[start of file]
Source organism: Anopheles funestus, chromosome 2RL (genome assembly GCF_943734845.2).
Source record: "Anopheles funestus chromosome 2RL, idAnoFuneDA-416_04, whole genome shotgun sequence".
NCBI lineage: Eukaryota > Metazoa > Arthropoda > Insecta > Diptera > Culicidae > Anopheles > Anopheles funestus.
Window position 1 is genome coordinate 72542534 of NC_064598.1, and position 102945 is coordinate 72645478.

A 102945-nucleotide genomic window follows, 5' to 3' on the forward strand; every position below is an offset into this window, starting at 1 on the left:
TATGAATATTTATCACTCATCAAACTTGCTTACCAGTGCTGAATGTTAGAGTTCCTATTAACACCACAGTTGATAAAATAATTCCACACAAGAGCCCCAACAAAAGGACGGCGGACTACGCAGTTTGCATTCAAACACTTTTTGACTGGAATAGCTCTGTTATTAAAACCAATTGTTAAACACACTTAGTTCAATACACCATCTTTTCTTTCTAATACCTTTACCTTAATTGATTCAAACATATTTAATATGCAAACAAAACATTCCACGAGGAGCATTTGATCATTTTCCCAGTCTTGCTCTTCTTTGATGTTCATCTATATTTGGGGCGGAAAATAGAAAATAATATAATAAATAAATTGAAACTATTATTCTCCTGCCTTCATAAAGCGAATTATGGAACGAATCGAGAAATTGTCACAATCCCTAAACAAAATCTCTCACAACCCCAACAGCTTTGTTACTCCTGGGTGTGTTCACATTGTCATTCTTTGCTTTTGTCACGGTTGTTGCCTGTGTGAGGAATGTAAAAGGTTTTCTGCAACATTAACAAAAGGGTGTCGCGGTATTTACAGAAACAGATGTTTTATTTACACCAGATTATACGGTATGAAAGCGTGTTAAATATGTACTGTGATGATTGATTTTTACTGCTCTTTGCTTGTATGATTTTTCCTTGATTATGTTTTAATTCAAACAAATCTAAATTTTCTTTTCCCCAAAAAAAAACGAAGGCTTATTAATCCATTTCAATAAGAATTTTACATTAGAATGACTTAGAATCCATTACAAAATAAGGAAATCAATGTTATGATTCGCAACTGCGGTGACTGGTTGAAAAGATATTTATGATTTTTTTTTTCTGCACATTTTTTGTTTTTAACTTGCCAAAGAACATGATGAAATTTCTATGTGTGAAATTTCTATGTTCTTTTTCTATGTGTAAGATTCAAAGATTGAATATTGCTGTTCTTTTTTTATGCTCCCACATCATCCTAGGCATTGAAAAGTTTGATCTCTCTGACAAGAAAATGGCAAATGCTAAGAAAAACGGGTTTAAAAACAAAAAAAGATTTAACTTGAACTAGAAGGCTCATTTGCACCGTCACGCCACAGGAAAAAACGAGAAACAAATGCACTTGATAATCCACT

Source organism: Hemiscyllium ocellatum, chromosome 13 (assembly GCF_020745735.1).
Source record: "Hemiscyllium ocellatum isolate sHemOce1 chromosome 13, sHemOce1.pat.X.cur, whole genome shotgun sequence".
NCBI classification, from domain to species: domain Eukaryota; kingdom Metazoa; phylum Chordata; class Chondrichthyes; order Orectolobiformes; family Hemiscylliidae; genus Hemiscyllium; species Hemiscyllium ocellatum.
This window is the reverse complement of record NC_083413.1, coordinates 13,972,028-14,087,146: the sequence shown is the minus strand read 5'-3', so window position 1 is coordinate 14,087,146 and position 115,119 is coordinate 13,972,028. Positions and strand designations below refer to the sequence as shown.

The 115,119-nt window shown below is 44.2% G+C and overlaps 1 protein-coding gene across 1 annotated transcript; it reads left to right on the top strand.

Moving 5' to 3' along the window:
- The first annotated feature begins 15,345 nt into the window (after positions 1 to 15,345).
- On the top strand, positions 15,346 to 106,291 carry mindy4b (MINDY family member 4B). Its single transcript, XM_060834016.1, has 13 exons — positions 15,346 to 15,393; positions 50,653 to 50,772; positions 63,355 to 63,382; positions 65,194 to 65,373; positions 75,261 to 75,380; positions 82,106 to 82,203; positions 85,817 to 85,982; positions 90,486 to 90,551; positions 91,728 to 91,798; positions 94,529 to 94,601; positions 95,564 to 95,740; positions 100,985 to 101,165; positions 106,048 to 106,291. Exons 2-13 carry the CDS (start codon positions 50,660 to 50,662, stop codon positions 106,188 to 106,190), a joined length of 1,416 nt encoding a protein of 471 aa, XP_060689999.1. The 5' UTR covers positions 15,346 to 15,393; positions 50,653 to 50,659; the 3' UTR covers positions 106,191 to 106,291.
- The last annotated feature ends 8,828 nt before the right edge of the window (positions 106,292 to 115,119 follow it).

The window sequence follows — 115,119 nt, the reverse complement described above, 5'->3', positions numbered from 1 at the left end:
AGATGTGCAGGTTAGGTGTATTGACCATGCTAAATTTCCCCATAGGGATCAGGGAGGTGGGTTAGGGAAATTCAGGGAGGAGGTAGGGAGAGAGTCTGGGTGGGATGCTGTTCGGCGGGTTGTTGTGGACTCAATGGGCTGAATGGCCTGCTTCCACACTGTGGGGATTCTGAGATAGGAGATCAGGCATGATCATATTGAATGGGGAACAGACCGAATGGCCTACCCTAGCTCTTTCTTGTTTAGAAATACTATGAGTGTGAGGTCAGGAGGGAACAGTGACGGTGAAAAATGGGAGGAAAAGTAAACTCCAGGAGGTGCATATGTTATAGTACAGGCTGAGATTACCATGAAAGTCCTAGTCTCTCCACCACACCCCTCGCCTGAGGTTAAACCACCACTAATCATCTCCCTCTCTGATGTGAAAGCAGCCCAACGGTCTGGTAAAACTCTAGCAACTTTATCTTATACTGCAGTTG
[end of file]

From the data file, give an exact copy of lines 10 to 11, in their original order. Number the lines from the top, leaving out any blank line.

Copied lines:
This window is the reverse complement of record NC_083413.1, coordinates 13,972,028-14,087,146: the sequence shown is the minus strand read 5'-3', so window position 1 is coordinate 14,087,146 and position 115,119 is coordinate 13,972,028. Positions and strand designations below refer to the sequence as shown.

The 115,119-nt window shown below is 44.2% G+C and overlaps 1 protein-coding gene across 1 annotated transcript; it reads left to right on the top strand.